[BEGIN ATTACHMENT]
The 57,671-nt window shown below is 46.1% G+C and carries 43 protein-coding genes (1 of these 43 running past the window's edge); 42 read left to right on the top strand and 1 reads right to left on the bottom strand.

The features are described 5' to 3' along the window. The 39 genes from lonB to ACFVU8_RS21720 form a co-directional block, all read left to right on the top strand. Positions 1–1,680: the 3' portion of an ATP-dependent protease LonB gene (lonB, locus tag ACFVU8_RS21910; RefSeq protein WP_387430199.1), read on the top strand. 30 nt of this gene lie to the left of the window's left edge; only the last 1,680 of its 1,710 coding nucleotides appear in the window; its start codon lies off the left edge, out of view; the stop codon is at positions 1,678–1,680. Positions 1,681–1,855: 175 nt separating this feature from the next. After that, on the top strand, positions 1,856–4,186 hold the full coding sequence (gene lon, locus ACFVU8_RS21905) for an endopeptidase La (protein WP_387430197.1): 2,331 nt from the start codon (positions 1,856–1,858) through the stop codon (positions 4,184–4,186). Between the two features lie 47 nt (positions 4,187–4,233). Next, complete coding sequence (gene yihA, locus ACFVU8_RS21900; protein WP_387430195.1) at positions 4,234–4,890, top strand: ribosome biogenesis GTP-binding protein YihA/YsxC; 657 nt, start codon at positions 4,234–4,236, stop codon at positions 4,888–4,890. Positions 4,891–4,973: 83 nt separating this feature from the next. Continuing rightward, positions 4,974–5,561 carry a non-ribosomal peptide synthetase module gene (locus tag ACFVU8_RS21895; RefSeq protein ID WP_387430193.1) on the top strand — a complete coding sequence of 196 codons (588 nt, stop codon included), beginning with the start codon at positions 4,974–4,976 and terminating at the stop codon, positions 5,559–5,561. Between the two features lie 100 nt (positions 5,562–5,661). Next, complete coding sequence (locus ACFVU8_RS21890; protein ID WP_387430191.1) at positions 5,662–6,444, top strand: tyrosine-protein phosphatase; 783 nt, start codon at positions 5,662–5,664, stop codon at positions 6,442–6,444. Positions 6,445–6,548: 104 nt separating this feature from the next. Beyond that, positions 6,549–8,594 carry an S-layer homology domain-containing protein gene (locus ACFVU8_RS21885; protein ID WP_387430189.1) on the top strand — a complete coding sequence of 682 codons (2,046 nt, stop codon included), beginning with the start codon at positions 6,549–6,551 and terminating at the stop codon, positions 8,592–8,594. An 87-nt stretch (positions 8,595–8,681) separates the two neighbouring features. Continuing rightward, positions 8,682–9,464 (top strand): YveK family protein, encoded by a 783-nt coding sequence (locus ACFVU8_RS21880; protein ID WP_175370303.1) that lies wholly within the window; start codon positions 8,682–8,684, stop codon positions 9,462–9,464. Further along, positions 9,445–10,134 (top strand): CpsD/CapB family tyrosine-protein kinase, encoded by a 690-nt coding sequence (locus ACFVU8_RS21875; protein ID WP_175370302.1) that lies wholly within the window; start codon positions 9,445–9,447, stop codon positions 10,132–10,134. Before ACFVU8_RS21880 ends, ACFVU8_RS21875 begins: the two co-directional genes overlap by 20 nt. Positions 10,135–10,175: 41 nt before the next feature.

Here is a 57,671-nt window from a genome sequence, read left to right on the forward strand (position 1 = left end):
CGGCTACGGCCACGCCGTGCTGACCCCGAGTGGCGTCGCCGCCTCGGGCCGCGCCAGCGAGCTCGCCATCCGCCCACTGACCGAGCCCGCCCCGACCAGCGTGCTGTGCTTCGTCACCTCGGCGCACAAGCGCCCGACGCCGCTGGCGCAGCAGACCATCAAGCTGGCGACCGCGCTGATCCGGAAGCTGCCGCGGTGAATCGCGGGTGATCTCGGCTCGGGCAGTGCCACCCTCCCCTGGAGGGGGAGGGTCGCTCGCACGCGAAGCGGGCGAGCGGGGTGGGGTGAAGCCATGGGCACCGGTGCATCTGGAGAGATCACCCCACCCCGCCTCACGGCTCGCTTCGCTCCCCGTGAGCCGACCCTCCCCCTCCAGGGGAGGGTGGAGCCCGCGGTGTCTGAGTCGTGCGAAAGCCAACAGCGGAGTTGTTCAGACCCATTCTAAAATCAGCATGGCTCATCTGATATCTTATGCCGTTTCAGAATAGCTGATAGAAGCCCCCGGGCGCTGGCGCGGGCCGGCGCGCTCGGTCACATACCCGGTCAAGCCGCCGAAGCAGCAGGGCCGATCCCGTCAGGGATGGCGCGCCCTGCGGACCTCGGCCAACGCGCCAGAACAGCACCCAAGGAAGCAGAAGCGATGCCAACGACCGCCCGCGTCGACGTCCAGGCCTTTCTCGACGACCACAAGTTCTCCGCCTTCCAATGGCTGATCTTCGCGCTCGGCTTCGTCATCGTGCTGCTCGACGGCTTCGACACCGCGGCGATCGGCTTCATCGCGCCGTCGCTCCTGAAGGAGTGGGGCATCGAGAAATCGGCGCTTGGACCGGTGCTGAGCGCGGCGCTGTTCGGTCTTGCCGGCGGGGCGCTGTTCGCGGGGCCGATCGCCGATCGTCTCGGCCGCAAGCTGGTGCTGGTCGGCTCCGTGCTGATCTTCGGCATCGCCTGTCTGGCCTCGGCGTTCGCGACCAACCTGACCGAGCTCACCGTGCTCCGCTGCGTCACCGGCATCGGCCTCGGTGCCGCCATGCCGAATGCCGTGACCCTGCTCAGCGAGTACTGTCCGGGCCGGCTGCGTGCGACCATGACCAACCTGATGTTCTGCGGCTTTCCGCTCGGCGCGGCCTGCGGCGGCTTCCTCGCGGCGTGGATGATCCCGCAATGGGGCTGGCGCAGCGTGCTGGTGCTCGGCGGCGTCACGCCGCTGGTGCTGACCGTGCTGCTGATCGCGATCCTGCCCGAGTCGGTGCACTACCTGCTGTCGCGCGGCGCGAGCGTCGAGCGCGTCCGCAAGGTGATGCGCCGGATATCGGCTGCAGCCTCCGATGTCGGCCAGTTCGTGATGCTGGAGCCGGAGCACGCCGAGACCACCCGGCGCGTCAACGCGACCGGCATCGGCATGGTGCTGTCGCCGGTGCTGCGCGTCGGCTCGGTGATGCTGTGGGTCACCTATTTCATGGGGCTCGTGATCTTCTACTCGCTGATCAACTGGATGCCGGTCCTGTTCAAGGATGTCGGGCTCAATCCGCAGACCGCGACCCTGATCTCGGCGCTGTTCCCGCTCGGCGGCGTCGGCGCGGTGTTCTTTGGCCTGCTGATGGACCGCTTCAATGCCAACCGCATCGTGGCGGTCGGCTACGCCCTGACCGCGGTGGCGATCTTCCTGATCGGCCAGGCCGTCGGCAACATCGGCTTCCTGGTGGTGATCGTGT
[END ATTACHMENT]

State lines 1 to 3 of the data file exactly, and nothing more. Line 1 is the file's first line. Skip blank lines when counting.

The 57,671-nt window shown below is 46.1% G+C and carries 43 protein-coding genes (1 of these 43 running past the window's edge); 42 read left to right on the top strand and 1 reads right to left on the bottom strand.

The features are described 5' to 3' along the window. The 39 genes from lonB to ACFVU8_RS21720 form a co-directional block, all read left to right on the top strand. Positions 1–1,680: the 3' portion of an ATP-dependent protease LonB gene (lonB, locus tag ACFVU8_RS21910; RefSeq protein WP_387430199.1), read on the top strand. 30 nt of this gene lie to the left of the window's left edge; only the last 1,680 of its 1,710 coding nucleotides appear in the window; its start codon lies off the left edge, out of view; the stop codon is at positions 1,678–1,680. Positions 1,681–1,855: 175 nt separating this feature from the next. After that, on the top strand, positions 1,856–4,186 hold the full coding sequence (gene lon, locus ACFVU8_RS21905) for an endopeptidase La (protein WP_387430197.1): 2,331 nt from the start codon (positions 1,856–1,858) through the stop codon (positions 4,184–4,186). Between the two features lie 47 nt (positions 4,187–4,233). Next, complete coding sequence (gene yihA, locus ACFVU8_RS21900; protein WP_387430195.1) at positions 4,234–4,890, top strand: ribosome biogenesis GTP-binding protein YihA/YsxC; 657 nt, start codon at positions 4,234–4,236, stop codon at positions 4,888–4,890. Positions 4,891–4,973: 83 nt separating this feature from the next. Continuing rightward, positions 4,974–5,561 carry a non-ribosomal peptide synthetase module gene (locus tag ACFVU8_RS21895; RefSeq protein ID WP_387430193.1) on the top strand — a complete coding sequence of 196 codons (588 nt, stop codon included), beginning with the start codon at positions 4,974–4,976 and terminating at the stop codon, positions 5,559–5,561. Between the two features lie 100 nt (positions 5,562–5,661). Next, complete coding sequence (locus ACFVU8_RS21890; protein ID WP_387430191.1) at positions 5,662–6,444, top strand: tyrosine-protein phosphatase; 783 nt, start codon at positions 5,662–5,664, stop codon at positions 6,442–6,444. Positions 6,445–6,548: 104 nt separating this feature from the next. Beyond that, positions 6,549–8,594 carry an S-layer homology domain-containing protein gene (locus ACFVU8_RS21885; protein ID WP_387430189.1) on the top strand — a complete coding sequence of 682 codons (2,046 nt, stop codon included), beginning with the start codon at positions 6,549–6,551 and terminating at the stop codon, positions 8,592–8,594. An 87-nt stretch (positions 8,595–8,681) separates the two neighbouring features. Continuing rightward, positions 8,682–9,464 (top strand): YveK family protein, encoded by a 783-nt coding sequence (locus ACFVU8_RS21880; protein ID WP_175370303.1) that lies wholly within the window; start codon positions 8,682–8,684, stop codon positions 9,462–9,464. Further along, positions 9,445–10,134 (top strand): CpsD/CapB family tyrosine-protein kinase, encoded by a 690-nt coding sequence (locus ACFVU8_RS21875; protein ID WP_175370302.1) that lies wholly within the window; start codon positions 9,445–9,447, stop codon positions 10,132–10,134. Before ACFVU8_RS21880 ends, ACFVU8_RS21875 begins: the two co-directional genes overlap by 20 nt. Positions 10,135–10,175: 41 nt before the next feature.

Here is a 57,671-nt window from a genome sequence, read left to right on the forward strand (position 1 = left end):